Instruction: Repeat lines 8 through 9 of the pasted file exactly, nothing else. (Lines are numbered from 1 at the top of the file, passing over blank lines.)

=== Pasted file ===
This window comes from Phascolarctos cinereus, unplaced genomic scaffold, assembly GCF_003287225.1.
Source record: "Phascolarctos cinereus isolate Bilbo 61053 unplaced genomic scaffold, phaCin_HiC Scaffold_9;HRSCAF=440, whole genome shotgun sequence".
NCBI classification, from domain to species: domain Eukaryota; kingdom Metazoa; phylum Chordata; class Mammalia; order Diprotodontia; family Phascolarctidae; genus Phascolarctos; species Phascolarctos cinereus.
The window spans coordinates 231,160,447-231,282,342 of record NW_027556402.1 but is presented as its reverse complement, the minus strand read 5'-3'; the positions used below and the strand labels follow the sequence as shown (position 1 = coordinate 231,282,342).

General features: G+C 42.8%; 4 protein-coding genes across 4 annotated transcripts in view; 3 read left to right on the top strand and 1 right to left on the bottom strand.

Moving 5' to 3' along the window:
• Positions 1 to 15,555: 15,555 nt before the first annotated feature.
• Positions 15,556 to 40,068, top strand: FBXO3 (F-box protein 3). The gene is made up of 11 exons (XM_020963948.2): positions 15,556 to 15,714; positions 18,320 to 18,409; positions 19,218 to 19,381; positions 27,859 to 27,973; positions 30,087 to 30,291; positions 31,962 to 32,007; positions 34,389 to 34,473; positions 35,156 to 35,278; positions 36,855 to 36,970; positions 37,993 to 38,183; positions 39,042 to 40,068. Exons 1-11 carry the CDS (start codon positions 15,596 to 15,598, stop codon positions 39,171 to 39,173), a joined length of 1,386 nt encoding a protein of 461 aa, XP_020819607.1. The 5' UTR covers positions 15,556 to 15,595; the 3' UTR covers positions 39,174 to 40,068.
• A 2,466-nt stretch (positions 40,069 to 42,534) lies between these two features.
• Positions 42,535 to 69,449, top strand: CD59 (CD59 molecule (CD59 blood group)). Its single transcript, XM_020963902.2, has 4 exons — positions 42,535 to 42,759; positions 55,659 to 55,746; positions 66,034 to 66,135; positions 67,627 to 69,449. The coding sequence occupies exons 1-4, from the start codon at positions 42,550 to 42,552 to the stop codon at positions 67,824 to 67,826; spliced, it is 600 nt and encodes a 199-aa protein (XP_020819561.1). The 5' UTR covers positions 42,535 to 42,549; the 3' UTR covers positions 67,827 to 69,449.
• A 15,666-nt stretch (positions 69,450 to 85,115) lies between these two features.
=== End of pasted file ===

• Positions 15,556 to 40,068, top strand: FBXO3 (F-box protein 3). The gene is made up of 11 exons (XM_020963948.2): positions 15,556 to 15,714; positions 18,320 to 18,409; positions 19,218 to 19,381; positions 27,859 to 27,973; positions 30,087 to 30,291; positions 31,962 to 32,007; positions 34,389 to 34,473; positions 35,156 to 35,278; positions 36,855 to 36,970; positions 37,993 to 38,183; positions 39,042 to 40,068. Exons 1-11 carry the CDS (start codon positions 15,596 to 15,598, stop codon positions 39,171 to 39,173), a joined length of 1,386 nt encoding a protein of 461 aa, XP_020819607.1. The 5' UTR covers positions 15,556 to 15,595; the 3' UTR covers positions 39,174 to 40,068.
• A 2,466-nt stretch (positions 40,069 to 42,534) lies between these two features.